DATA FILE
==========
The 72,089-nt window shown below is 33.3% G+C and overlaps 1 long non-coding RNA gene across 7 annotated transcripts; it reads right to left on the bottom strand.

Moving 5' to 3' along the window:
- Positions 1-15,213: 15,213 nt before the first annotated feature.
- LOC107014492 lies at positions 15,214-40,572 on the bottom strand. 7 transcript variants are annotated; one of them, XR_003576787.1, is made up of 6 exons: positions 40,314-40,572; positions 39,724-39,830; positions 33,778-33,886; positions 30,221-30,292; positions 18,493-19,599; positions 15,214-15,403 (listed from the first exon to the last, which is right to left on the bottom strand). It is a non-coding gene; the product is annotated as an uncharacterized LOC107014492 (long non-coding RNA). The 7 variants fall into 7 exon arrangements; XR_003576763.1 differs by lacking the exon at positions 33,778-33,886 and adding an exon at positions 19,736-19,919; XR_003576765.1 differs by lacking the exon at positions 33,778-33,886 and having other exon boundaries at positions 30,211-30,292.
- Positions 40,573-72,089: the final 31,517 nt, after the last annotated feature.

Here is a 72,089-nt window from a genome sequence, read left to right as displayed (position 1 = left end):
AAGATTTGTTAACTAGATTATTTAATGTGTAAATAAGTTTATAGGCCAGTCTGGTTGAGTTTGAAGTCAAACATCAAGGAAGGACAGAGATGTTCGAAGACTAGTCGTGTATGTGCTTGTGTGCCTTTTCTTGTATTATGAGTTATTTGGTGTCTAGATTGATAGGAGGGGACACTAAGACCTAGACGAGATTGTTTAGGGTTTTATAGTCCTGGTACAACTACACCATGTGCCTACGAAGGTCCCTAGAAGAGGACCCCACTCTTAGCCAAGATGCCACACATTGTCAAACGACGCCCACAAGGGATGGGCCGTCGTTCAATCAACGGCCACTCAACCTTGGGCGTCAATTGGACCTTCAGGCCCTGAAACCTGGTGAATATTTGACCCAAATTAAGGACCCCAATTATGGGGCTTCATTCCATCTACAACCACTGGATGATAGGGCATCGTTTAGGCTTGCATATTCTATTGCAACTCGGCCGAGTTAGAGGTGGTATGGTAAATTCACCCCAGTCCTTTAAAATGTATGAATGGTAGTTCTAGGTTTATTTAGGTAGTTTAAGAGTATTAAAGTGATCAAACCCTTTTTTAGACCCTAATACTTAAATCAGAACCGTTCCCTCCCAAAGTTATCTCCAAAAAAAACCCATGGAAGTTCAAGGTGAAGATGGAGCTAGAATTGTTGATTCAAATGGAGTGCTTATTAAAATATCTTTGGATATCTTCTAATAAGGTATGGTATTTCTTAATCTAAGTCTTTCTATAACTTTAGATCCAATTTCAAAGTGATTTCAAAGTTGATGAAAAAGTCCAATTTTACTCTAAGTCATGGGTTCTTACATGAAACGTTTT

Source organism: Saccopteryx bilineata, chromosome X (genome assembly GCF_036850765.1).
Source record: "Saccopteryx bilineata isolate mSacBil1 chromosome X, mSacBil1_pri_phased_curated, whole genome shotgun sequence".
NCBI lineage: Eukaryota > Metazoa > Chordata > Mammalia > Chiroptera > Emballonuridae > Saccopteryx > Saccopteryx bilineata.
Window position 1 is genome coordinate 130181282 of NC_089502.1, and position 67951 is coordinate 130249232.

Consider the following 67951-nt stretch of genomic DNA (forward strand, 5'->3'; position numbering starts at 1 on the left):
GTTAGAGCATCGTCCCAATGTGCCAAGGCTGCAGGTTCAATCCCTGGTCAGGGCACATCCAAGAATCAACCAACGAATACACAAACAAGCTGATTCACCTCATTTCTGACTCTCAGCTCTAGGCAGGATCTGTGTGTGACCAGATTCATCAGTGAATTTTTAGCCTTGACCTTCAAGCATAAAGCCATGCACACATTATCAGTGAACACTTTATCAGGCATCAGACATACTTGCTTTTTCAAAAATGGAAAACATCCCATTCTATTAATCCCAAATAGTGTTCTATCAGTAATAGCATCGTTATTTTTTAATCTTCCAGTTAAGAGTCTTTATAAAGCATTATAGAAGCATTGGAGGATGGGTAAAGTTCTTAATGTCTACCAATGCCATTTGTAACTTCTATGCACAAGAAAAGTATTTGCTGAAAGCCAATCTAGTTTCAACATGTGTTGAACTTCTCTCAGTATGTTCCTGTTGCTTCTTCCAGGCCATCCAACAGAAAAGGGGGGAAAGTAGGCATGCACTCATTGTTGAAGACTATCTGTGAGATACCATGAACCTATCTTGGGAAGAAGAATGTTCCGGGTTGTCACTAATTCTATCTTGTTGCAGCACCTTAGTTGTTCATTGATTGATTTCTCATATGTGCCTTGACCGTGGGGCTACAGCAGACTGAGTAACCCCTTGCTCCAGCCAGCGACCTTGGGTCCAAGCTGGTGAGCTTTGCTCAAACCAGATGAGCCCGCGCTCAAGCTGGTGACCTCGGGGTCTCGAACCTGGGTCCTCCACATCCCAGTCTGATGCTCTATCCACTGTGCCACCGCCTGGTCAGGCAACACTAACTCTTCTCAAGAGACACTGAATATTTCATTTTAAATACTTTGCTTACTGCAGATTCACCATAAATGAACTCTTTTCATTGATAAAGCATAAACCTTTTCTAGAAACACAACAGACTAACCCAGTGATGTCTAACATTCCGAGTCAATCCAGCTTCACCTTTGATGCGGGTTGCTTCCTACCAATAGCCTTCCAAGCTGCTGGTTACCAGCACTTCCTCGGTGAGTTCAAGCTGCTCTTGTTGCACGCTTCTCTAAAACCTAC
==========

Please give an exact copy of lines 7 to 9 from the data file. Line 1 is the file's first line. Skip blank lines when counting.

AAGATTTGTTAACTAGATTATTTAATGTGTAAATAAGTTTATAGGCCAGTCTGGTTGAGTTTGAAGTCAAACATCAAGGAAGGACAGAGATGTTCGAAGACTAGTCGTGTATGTGCTTGTGTGCCTTTTCTTGTATTATGAGTTATTTGGTGTCTAGATTGATAGGAGGGGACACTAAGACCTAGACGAGATTGTTTAGGGTTTTATAGTCCTGGTACAACTACACCATGTGCCTACGAAGGTCCCTAGAAGAGGACCCCACTCTTAGCCAAGATGCCACACATTGTCAAACGACGCCCACAAGGGATGGGCCGTCGTTCAATCAACGGCCACTCAACCTTGGGCGTCAATTGGACCTTCAGGCCCTGAAACCTGGTGAATATTTGACCCAAATTAAGGACCCCAATTATGGGGCTTCATTCCATCTACAACCACTGGATGATAGGGCATCGTTTAGGCTTGCATATTCTATTGCAACTCGGCCGAGTTAGAGGTGGTATGGTAAATTCACCCCAGTCCTTTAAAATGTATGAATGGTAGTTCTAGGTTTATTTAGGTAGTTTAAGAGTATTAAAGTGATCAAACCCTTTTTTAGACCCTAATACTTAAATCAGAACCGTTCCCTCCCAAAGTTATCTCCAAAAAAAACCCATGGAAGTTCAAGGTGAAGATGGAGCTAGAATTGTTGATTCAAATGGAGTGCTTATTAAAATATCTTTGGATATCTTCTAATAAGGTATGGTATTTCTTAATCTAAGTCTTTCTATAACTTTAGATCCAATTTCAAAGTGATTTCAAAGTTGATGAAAAAGTCCAATTTTACTCTAAGTCATGGGTTCTTACATGAAACGTTTT

Source organism: Saccopteryx bilineata, chromosome X (genome assembly GCF_036850765.1).
Source record: "Saccopteryx bilineata isolate mSacBil1 chromosome X, mSacBil1_pri_phased_curated, whole genome shotgun sequence".